The framework for a stronger UNWTO focus of debate at the Executive Council


PUERTO IGUAZU, Argentina – Since the last meeting of the UNWTO Executive Council in October 2009, global economic prospects have improved steadily, with tourism demand also regaining momentum. Held directly following the UNWTO Commission for the Americas, the 88th Session of the Executive Council, held in Puerto Iguazú, Argentina, from June 6-8, 2010, was an opportunity for UNWTO members to reflect on the future challenges facing the tourism industry and how the organization can more effectively address them.

The tourism industry has undergone rapid and substantial change since UNWTO was founded in 1975. In 1975, there were 222 million tourist arrivals, 75 percent of which were concentrated in 15 countries, almost all from the developed world. By 2009, this number had risen to 880 million, with developing and least-developed countries attracting nearly 50 percent of arrivals. At the same time, new and complex challenges currently face tourism, ranging from the climate imperative to the widening development gap and the continued economic uncertainty in which the industry must operate.

In light of this new reality, UNWTO is undertaking a reform process to better address the current and future tourism and global challenges. Opening the 88th Session of the Executive Council, the chairman of the Council and the Minister of Tourism of Costa Rica, Carlos Ricardo Benavides, welcomed the leading role of the organization during the recent global economic crisis, as well as the ongoing restructuring process.

In his report to the Executive Council, UNWTO Secretary-General, Mr. Taleb Rifai, updated members on the state of the industry and outlined the ongoing steps to make the organization stronger and better prepared to face rising challenges. Mr. Rifai also confirmed that, “Though 2009 was one of the most difficult years for the tourism industry, the sector proved to be solid and resisted better than many others, proving its value in terms of job creation and income generation.”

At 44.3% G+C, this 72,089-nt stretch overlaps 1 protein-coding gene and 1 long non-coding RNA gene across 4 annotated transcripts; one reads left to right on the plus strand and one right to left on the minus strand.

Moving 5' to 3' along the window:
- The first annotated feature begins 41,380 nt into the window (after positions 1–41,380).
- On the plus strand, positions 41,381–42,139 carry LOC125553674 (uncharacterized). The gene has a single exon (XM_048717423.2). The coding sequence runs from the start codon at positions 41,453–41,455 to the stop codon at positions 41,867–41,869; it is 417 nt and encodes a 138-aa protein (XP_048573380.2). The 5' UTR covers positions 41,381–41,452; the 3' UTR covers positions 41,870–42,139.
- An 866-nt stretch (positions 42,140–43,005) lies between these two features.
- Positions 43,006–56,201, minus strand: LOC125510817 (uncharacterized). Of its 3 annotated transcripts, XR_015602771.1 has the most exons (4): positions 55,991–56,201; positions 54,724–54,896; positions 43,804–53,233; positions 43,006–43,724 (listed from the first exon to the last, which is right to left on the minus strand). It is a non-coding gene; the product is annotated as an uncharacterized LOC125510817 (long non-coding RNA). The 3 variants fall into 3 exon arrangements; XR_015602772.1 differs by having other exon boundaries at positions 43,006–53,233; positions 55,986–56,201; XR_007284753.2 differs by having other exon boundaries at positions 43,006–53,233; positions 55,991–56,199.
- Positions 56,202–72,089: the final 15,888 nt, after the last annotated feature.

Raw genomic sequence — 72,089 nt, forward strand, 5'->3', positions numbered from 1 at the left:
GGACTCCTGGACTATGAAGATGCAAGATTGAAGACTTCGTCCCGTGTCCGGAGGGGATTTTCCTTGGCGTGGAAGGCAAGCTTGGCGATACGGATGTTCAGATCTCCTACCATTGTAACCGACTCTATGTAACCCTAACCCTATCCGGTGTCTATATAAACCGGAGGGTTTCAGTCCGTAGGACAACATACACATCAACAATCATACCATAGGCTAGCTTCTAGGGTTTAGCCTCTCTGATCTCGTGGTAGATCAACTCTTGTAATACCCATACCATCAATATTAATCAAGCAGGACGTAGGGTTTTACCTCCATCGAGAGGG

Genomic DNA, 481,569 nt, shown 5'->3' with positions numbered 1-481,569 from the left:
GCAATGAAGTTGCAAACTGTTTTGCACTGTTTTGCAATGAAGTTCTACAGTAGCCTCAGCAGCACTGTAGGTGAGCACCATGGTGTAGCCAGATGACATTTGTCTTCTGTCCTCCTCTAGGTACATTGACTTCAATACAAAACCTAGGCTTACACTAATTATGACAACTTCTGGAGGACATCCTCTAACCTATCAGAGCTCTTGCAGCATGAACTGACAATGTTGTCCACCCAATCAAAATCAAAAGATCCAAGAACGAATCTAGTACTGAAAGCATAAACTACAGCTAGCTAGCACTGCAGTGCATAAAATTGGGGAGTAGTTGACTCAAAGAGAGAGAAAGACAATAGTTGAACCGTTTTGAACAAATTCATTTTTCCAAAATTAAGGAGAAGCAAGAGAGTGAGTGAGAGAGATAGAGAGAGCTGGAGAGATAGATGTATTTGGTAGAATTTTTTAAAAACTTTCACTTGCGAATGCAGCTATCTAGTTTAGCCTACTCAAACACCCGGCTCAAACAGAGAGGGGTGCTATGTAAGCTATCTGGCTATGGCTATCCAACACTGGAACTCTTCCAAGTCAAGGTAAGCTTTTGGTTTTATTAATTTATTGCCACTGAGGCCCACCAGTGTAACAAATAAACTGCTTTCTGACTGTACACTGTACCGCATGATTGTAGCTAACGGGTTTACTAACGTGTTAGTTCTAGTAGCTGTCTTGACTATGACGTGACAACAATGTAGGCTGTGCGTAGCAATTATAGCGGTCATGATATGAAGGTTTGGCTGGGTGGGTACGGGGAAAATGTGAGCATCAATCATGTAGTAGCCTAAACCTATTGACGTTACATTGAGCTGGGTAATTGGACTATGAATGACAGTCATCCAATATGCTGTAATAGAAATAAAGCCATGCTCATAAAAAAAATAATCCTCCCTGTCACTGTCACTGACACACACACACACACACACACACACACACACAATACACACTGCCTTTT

Regarding the organization’s objective to mainstream tourism in the global agenda as a driver of economic growth and development, the Secretary-General shared with the members the actions undertaken; namely the meetings held with several heads of state and parliaments and their support of the “cause of tourism.” In this context, the Council stressed that each country should strongly advocate at the national level the importance of the tourism sector as a generator of jobs and wealth.

Recognizing the global nature of current challenges and recalling the recent closure of European airspace due to the ash cloud, the Council also highlighted the need for strengthened collaboration among members and developing new instruments, frameworks, and guidelines for international cooperation and understanding.